So Brown was the man with a plan. Sure it’s a plan that has plunged us in to massive debt – still insignificant compared with the USA’s – but that worked in 1948, when we borrowed through the Bretton Woods agreement and set up the NHS on the yankee dollar; it can work now. The trick is to keep the public sector expanding, so we have a safeguard against the vagaries of market and private sector failures.
A brief digression in to Theory…
I’m surprised by how many people i know who seem to not understand the most simple economic and political ideas. I humbly forgive those who know all this: I’ll offer a short synopsis.
Capitalism believes in a free market.State intervention is kept to a minimum: the market sets prices, and so competition will always lead to an efficient market price. The job of the state is to regulate and protect that free market, and allow people to prosper through their own hard work. It’s a beautiful idea, and since Adam Smith put it forward in 1776 it has proven its worth. Huzzah for Capitalism! The problem is that a free market is subject to ups and downs – boom and bust. Gordon promised an end to boom and bust, and then presided over a bust, and I don’t mean Edwina’s bosom – that was the Major years…
Communism is more complicated, because it is far more than an economic theory, it’s also a theory about history, sociology and the nature of reality. The basic idea however is that the State looks after workers, and sets prices, taxes, and has huge amounts of control of every aspect of citizens life. Eventually it will wither away and be replaced by a utopian paradise, but er, that never really happened. Still Communism is complicated like I said – but think State control, representing workers interests through the Party.
Socialism (in the UK sense) has strong links with the cooperative, Trade Union and though many do not relaise it Christian movement of the 19th century. The basic principle is that social justice prevails, reigning in the excesses of capitalism. It does not endorse the Free Market as Capitalism, or State Regulation as in Communism: instead it favours a Mixed Market approach – some industries such as water, power, trains, postal services, and other necessary parts of the infrastructure are controlled by the State directly – much like our NHS (National Health System, or the US postal service), and other parts are in the hands of private companies, and subject to competition and the market. This process is called a planned economy, because in theory the government has some control over what happens in the long run. Unfortunately the results of Labour’s policies will come to bear on the Conservatives if they win: many economic policies, like business management strategies can only be fully understood years later when the consequences become apparent. It’s not so much planned as do something, hope it works and hand it on to the next guys…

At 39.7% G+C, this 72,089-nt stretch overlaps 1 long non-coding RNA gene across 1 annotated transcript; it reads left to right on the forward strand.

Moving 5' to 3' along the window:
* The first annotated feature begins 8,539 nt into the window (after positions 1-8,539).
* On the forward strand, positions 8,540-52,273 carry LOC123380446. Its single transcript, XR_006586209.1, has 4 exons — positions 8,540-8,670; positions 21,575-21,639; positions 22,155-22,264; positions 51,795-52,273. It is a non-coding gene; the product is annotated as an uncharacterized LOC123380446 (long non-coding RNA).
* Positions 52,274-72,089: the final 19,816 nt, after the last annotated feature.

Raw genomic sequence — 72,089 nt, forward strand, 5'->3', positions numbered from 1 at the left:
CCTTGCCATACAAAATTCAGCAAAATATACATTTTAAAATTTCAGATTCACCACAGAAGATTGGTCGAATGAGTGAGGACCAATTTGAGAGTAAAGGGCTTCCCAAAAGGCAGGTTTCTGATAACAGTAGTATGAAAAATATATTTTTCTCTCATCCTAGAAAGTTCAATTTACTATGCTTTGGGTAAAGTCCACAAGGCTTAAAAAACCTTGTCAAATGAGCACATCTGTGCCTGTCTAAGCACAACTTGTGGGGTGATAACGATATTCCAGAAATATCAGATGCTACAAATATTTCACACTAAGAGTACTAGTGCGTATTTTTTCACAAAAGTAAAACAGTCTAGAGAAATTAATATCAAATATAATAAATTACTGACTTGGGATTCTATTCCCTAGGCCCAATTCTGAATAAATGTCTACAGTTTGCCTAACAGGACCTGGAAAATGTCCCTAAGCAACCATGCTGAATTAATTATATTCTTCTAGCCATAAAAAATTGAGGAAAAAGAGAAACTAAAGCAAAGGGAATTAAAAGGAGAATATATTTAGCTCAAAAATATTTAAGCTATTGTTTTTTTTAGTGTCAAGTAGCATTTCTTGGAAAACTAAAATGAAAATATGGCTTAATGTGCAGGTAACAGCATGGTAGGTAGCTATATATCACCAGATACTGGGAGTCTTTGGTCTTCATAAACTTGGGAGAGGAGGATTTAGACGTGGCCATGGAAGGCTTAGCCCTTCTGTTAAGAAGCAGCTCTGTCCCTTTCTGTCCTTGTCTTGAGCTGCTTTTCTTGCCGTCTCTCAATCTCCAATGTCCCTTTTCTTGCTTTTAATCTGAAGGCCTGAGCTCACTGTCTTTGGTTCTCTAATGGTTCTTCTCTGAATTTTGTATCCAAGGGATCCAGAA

There is another factor involved here, that I briefly touched on in my discussion of Brown and the Credit Crunch above – globalization. The bonuses and problems inherent in this can be discussed another time; but the internet, phones, and a shrinking world has meant that now we do far more business than ever with the rest of the world, and whatever the British politicians do, a boom or bust may be as much to do with events on the far side of the world as events here. The role of government has changed from trying to control their own country by dictating a management strategy, to trying to weather the ups and downs of global events.
There are other types of economic system – of which perhaps the most important is Anarchism. Anarchism is the ultimate end of communism in Marxist theory, where the State ceases to exist, and it’s a utopian in many ways ideal where people don’t need a Government at all: all state regulation is removed, and a genuinely free market develops, where people govern themselves, and while you still have laws, you don’t have any kind of State at all. There are many many types of anarchist thought — left anarchists such as Anarcho-syndicalsist where workers running their own industries and setting up communes which trade with others; Right Wing anarchists are generally today called libertarians, and they believe in the Free Market, being super-capitalists – let the Market decide, get rid of all state regulation, and people will strive to get rich and better themselves. As Thoreau wrote “that government is best that governs least”…